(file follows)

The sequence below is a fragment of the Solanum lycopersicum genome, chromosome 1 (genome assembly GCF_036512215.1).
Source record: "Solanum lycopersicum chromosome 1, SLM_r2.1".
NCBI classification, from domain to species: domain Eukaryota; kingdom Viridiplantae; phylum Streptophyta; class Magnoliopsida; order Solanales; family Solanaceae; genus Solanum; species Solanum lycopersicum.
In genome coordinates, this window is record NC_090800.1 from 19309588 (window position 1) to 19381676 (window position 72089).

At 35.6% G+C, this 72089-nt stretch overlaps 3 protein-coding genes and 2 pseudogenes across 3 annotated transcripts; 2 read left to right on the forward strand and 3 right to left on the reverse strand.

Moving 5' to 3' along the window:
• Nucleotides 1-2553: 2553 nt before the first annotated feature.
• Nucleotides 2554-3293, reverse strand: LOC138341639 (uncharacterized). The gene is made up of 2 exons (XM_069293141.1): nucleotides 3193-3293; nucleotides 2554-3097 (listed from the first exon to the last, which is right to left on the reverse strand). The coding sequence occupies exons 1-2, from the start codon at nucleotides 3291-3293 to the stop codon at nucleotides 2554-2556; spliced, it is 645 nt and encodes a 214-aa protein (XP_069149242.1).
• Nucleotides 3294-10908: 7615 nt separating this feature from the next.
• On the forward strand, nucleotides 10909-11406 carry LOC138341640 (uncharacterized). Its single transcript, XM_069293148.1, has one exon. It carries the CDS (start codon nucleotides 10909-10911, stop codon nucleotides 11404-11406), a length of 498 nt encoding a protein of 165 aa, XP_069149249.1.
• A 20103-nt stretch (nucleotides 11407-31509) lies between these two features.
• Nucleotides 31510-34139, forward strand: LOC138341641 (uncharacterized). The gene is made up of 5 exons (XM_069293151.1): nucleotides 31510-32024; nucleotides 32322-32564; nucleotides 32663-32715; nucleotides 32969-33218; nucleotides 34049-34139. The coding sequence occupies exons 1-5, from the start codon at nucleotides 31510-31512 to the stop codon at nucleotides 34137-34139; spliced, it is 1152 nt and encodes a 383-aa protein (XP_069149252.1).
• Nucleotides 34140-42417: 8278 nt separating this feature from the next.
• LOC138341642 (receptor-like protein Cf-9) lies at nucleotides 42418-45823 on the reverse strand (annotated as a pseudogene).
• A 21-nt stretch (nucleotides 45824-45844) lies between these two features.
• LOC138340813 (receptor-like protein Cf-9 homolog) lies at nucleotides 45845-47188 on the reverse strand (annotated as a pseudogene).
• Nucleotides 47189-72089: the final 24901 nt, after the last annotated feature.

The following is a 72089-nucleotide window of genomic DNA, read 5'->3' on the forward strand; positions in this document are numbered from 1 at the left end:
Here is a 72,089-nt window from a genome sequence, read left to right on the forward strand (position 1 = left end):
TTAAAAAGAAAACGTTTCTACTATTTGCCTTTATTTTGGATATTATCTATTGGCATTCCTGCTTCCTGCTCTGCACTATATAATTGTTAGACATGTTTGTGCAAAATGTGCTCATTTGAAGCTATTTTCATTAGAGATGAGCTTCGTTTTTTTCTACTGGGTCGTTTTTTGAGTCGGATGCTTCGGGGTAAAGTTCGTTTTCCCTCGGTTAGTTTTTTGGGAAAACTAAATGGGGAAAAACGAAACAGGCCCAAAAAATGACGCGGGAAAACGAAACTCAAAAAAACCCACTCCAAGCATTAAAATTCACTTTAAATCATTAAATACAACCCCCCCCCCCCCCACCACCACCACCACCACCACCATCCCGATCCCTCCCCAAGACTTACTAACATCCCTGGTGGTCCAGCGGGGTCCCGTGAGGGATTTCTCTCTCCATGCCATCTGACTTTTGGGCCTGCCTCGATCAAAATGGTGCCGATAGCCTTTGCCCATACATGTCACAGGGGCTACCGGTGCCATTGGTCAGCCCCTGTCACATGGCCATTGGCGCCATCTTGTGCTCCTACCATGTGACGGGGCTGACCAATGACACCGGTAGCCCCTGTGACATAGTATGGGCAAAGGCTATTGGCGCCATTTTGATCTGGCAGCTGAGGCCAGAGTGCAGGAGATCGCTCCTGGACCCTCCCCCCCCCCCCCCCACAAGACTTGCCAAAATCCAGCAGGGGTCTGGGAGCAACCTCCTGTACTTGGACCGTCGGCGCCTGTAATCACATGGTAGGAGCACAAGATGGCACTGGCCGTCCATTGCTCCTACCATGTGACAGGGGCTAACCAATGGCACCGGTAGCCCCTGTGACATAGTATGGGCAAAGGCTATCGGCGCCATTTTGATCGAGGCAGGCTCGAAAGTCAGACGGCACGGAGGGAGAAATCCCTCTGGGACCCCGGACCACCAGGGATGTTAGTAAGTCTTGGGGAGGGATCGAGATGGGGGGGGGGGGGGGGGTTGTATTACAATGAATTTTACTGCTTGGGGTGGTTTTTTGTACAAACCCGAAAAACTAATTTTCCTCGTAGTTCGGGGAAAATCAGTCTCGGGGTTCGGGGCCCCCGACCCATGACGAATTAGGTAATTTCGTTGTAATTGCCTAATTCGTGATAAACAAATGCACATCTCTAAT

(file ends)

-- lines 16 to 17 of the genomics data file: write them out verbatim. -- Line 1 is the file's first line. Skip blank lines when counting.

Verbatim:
• LOC138340813 (receptor-like protein Cf-9 homolog) lies at nucleotides 45845-47188 on the reverse strand (annotated as a pseudogene).
• Nucleotides 47189-72089: the final 24901 nt, after the last annotated feature.